The ferry-man waded up to his waist into the sea, and set up two high poles, with cross-bars between them, upon which he hung dresses of various colours, scarves, and ribbons, gold chains, and diamond earrings and pins, shoes, and mirrors. Then he hid himself, with his wonderful hook and line ready.

As soon as the morning rose from the sea, there appeared far away on the smooth waters a silvery boat, in which stood a beautiful maiden, with a golden oar in one hand, while with the other she gathered together her long golden hair, all the while singing so beautifully to the rising sun, that, if the ferry-man had not quickly blocked his ears, he would have fallen into a dream, and then sleep.

She sailed along a long time in her silver boat, and round her leaped and played golden fishes with rainbow wings and diamond eyes. But all at once she noticed the rich clothes and ornaments, hung up on the poles, and as she came nearer, the ferry-man called out, “Storm-wind! Storm-wind! Come with speed! Help me in my sudden need!”

“What do you want?” asked the Storm-wind.

The ferry-man without answering him, called out, “Frost, I call you; come with speed, Help me in my sudden need!”

“What do you want?” asked the Frost.

“I want to capture the sea-maiden.”

Then the wind blew and blew, so that the silver boat sank, and the frost breathed on the sea till it was frozen over.

 Then the ferryman rushed up to the sea-maiden, entangling his hook in her golden hair, lifted her on his horse, and rode off as swift as the wind after his wonderful ball of thread.

She kept weeping and lamenting all the way but as soon as they reached the ferry-man’s home, and saw his wife, all her sorrow changed into joy. She laughed with delight, and threw herself into her arms.

Then it turned out that the two were sisters.

The next morning the ferry-man went to court with both his wife and sister-in-law, and the king was so delighted with the beauty of the latter, that he at once offered to marry her. But she could give him no answer until he had the Self-playing Guitar.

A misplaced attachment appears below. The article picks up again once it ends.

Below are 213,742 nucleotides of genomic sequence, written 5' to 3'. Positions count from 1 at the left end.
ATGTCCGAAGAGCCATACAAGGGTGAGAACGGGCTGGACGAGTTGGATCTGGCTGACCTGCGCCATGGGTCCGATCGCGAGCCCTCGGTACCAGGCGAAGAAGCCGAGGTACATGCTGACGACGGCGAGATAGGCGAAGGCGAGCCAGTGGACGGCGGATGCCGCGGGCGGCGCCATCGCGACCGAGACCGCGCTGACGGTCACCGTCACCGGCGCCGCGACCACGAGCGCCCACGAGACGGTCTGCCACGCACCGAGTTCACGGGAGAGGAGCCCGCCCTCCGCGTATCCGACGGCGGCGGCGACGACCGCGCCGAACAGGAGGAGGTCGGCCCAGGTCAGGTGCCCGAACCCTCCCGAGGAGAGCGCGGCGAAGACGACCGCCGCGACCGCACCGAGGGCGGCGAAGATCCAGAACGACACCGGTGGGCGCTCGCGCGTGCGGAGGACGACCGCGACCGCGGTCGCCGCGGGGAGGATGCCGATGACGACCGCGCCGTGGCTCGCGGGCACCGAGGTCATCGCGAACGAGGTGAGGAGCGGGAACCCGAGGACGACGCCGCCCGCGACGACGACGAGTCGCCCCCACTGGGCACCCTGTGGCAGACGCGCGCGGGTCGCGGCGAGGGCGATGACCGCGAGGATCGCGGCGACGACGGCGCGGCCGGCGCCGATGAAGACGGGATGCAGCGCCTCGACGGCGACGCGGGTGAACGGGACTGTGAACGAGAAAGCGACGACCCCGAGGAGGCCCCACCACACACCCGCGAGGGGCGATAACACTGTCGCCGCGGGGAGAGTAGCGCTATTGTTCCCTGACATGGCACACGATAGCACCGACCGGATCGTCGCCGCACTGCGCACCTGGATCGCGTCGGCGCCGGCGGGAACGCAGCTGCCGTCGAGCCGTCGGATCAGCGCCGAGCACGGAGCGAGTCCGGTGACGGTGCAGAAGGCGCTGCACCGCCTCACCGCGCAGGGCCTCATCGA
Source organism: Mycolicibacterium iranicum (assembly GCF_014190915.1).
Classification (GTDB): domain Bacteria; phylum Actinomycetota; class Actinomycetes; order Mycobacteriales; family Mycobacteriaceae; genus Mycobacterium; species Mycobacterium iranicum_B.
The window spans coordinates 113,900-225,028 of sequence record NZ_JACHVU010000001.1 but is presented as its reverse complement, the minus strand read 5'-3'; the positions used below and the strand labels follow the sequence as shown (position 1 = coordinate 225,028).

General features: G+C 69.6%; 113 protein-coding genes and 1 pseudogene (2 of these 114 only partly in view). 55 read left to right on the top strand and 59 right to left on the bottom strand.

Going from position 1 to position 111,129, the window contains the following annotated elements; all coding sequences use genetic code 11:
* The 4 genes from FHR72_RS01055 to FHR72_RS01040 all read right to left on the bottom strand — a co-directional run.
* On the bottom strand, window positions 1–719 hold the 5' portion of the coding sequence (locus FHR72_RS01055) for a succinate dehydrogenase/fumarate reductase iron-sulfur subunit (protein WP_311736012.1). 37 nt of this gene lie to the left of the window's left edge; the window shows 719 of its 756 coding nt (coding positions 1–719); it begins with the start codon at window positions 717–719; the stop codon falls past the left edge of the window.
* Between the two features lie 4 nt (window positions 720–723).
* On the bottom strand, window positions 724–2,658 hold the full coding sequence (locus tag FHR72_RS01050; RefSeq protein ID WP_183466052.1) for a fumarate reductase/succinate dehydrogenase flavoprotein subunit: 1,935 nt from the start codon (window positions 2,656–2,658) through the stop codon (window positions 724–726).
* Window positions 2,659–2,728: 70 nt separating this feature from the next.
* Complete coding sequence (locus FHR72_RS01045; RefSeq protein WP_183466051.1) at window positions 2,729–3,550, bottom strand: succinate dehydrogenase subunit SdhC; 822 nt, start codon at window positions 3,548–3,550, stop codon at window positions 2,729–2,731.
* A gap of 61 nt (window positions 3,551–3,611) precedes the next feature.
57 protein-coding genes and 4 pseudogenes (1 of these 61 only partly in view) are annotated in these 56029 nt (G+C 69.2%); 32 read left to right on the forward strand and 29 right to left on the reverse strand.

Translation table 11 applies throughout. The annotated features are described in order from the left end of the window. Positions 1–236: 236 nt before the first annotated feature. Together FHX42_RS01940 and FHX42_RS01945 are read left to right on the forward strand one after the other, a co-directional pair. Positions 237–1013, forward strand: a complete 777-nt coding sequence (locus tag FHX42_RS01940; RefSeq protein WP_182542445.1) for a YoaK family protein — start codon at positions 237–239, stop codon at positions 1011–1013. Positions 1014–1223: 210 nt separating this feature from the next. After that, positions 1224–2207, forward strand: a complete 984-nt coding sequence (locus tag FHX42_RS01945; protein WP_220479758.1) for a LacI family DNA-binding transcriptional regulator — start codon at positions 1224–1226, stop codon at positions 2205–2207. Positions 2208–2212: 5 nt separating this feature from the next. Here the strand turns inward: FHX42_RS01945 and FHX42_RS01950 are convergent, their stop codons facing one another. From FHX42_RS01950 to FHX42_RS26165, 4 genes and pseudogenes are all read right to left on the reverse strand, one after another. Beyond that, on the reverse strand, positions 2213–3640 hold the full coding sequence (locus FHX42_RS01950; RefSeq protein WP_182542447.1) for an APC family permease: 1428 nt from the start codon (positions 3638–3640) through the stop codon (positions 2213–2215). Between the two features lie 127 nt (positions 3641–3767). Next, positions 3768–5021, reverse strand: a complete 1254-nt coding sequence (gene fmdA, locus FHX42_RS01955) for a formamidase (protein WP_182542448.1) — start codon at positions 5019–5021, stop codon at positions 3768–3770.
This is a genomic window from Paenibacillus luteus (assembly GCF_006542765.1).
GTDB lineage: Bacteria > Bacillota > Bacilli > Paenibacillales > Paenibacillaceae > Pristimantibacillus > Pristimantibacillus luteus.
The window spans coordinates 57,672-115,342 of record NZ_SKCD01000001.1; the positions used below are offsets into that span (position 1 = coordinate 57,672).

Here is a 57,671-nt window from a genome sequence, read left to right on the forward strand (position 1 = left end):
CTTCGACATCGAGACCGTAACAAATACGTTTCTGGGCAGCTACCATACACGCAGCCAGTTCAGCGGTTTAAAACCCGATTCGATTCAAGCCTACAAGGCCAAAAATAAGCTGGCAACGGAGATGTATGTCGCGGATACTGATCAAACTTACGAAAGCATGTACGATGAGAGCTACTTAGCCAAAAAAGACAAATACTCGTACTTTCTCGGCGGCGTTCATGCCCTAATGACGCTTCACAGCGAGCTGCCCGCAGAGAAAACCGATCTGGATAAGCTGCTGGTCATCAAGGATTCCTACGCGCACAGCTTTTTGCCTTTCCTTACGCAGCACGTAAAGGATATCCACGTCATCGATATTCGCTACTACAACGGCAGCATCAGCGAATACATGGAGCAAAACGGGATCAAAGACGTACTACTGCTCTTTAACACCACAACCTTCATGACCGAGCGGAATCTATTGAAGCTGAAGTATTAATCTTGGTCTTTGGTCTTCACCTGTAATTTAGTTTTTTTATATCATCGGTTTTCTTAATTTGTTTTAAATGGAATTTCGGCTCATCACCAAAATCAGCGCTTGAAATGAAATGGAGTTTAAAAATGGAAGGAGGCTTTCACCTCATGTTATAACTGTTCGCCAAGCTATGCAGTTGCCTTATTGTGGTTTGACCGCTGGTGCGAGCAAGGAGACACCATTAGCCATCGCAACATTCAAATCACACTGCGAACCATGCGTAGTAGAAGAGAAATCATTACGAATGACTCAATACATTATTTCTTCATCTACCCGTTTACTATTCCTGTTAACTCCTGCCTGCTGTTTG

So the king ordered the ferry-man to obtain him this wonderful guitar, or be put to death.

His wife told him what to do, and gave him a handkerchief of hers, embroidered with gold, telling him to use this in case of need.

Following the ball of thread he came at last to a great lake, in the midst of which was a green island.

He began to wonder how he was to get there, when he saw a boat approaching, in which was an old man, with a long white beard, and he recognized him with delight, as his old friend.

“How are you, ferry-man?” he asked. “Where are you going?”

“I am going wherever the ball of thread leads me, for I must fetch the Self-playing Guitar.”

“This guitar,” said the old man, “belongs to Goldmore, the lord of that island. It is a difficult matter to deal with him, but perhaps you may succeed. You have often ferried me over the water. I will ferry you now.”

The old man pushed off, and they reached the island.

On arriving the ball of thread went straight into the palace. Goldmore came out to meet the traveller, and asked him where he was going and what he wanted.

He explained, “I have come for the Self-playing Guitar.”

“I will only let you have it on condition that you do not go to sleep for three days and nights. And if you do, you will not only lose all chance of having the Self-playing Guitar but you must die.”

What could the poor man do, but agree to this?

So Goldmore conducted him to a great room, and locked him in. The floor was strewn with sleepy-grass, so he fell asleep immediately.